How to get out of Excel hell

Part 2 of our series ‘How to get out of Excel hell’

1. Help everyone understand the current situation

A highly capable employee experiences friction if the technology he has, does not fit the current processes or data. The employee is then likely to create a solution in Excel to bridge the gap. This principle is exactly what we have discussed in Part 1 of Excel hell: Friction is caused by differences in the capability in one or more of the four pillars (people, processes, technology and data). As many companies have experienced; running core processes in Excel involves large risks and limitations. To reduce the dependency on Excel, you and your team have to understand in each situation which pillar is less capable than the others. 

When you try to push one of the pillars to a higher level of capability relative to the others, you introduce friction and people find a way to bridge the gap in Excel. Upgrading one of the pillars, e.g. hiring an expert or buying an advanced system, will not deliver desired results if the other pillars are not on a similar level. Within this article we will divide each pillar in three ‘levels’; basic, intermediate and advanced. We use this to give a frame of reference on how rate the organisations current level for the respective pillar.   

As change is a given, the level of capability of each of the pillars will be under constant pressure. You can make big steps in improving capability with a project but keeping the pillars on the same height requires ongoing effort from within the team. The rest of this article explains what the different levels of capability in each of the four pillars mean, to ease understanding where gaps exist.

 As change is a given, the level of capability of each of the pillars will be under constant pressure.

2. Build or hire people capability to design good processes and tools 

Balancing out the pillars people, process, technology and data, needs to start with the people part. Begin by making sure you have the right skills in your team who can deal with the change that comes with moving away from the current way of working.

The people who see the most added value in moving away from Excel hell, are likely the same people who currently suffer from it. They are the ones who currently complain about amending/fixing/extending and working with the Excel files daily. They are already at a basic level – the ability to do the operational tasks required. Ideally, some of these people are interested in growing their skills in working with data and can be taught how to grow out of the Excel hell. In other cases, more tech-savvy talent needs to be attracted to ensure the organization can grow their people pillar.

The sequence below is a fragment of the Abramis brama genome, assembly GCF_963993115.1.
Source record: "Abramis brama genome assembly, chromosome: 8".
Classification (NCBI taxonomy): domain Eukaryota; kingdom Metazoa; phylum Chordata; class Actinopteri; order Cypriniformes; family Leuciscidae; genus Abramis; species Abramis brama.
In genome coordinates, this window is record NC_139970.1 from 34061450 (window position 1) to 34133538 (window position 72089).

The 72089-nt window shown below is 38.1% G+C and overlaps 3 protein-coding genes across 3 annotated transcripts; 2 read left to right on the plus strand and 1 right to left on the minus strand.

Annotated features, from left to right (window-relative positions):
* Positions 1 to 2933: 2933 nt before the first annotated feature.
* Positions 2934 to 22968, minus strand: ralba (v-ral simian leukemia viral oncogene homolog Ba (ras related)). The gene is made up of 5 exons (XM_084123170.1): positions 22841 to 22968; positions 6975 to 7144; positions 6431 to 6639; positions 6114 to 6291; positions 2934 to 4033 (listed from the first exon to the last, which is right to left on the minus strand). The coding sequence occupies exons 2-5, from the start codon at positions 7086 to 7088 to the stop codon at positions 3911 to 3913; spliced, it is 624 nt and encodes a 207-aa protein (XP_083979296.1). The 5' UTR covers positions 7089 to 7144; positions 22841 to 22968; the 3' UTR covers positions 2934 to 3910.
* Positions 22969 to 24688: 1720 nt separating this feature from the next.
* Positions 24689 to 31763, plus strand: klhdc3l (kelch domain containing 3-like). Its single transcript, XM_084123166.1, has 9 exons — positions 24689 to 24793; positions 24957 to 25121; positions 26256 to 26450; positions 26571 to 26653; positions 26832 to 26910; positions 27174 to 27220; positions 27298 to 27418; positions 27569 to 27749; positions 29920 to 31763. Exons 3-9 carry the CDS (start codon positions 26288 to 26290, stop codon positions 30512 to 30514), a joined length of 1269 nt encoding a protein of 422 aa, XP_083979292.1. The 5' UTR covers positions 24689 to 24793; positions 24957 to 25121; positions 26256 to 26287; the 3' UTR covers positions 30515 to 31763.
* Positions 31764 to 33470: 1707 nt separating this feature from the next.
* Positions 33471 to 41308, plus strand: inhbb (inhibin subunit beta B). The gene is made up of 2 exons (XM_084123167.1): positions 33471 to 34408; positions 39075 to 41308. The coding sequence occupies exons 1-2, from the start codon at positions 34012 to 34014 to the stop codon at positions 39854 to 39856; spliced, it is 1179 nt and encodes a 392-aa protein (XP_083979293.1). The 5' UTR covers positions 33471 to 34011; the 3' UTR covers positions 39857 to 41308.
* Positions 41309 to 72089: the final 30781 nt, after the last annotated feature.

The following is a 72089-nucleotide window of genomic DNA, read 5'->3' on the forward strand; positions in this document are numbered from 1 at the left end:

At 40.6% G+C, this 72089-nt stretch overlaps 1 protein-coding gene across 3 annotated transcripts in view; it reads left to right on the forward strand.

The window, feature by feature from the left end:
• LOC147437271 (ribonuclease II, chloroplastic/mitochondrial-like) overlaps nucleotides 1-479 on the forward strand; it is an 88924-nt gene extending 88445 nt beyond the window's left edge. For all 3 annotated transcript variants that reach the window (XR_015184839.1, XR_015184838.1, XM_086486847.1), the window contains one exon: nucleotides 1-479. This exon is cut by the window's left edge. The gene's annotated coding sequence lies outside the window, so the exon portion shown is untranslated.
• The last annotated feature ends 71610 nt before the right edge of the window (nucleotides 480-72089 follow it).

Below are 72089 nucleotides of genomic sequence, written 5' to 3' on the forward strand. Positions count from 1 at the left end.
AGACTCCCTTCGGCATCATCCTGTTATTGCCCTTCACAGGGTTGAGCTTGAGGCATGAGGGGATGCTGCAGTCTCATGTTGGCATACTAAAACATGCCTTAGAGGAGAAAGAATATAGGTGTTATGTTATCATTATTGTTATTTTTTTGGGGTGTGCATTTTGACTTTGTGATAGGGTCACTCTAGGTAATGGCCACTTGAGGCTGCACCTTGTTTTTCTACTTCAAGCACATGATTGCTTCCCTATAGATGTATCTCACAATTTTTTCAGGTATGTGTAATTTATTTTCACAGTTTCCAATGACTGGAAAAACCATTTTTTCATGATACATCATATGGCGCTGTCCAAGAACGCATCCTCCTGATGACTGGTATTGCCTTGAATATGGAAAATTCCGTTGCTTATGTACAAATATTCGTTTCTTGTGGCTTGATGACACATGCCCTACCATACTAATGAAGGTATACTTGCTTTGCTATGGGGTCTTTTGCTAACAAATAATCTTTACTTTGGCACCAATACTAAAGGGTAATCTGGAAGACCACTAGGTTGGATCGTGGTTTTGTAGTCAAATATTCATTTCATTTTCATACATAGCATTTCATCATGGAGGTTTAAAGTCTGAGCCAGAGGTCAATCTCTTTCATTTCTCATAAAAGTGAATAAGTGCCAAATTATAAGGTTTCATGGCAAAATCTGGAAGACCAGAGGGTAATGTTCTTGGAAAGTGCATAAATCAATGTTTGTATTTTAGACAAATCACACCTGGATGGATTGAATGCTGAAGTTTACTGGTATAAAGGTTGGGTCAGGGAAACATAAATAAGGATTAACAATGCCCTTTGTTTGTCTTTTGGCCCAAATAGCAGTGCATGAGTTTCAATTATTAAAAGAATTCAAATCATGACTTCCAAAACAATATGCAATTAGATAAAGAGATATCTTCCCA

Once you have chosen the technological process that suits your business best, your people need to be formally trained to work with it. Growing skills in how to maintain data and develop software in a perpetual way within that process is essential in order to move to an intermediate level. Next, train them in working with modern software specifically aimed at the task at hand. Either support the current Excel solution or replace it altogether. Do not try to put people into a role that does not suit them, rather hire people with dedicated skills that will help the team grow. We advise caution: hiring someone overqualified can to lead to more friction if they are not able to spread the knowledge with the team. 

Growing the people pillar, requires allowing people to dedicate time within their schedules to improve their skill set. Make sure the training is formal with experienced trainers. When training on the job, make sure they are mixed in with more experienced end users to keep the learning curve in an upward trajectory. To have the team reach an advanced level set them up in flexible teams, allowing for effective teamwork and precise execution.

3. Make sure there is a permanent process for improvement

When coming out of Excel hell it is easy for old habits to revive (read: people start creating uncontrolled Excels again), especially when under pressure. To prevent this you need a process in place that controls the creation and maintenance of functionalities. 

Senior management has an important role in this. If you keep asking ad-hoc reports that need to be produced yesterday, without a proper tool and process in place, the quick and dirty way is to create a new Excel. And once part of the reporting deck, it stays there. Creating Excel’s should be the exception rather than the rule. Adopt a design principle “Not Excel, unless…”  

“Not Excel, unless…”  

This lever of process control is not the same in each situation. Too little control is ineffective and too much is inefficient. The three levels of the process pillar are: 

Basic for local processes, non-integrated processes. One person uses a tool that is not used for interacting with other functions nor for consolidation. This still needs some control, for example a convention for documenting. You can still have an issue if someone created a solution a month ago and now must repeat it but cannot completely retrack his/her line of thinking. Even here an uncontrolled Excel is not future proof.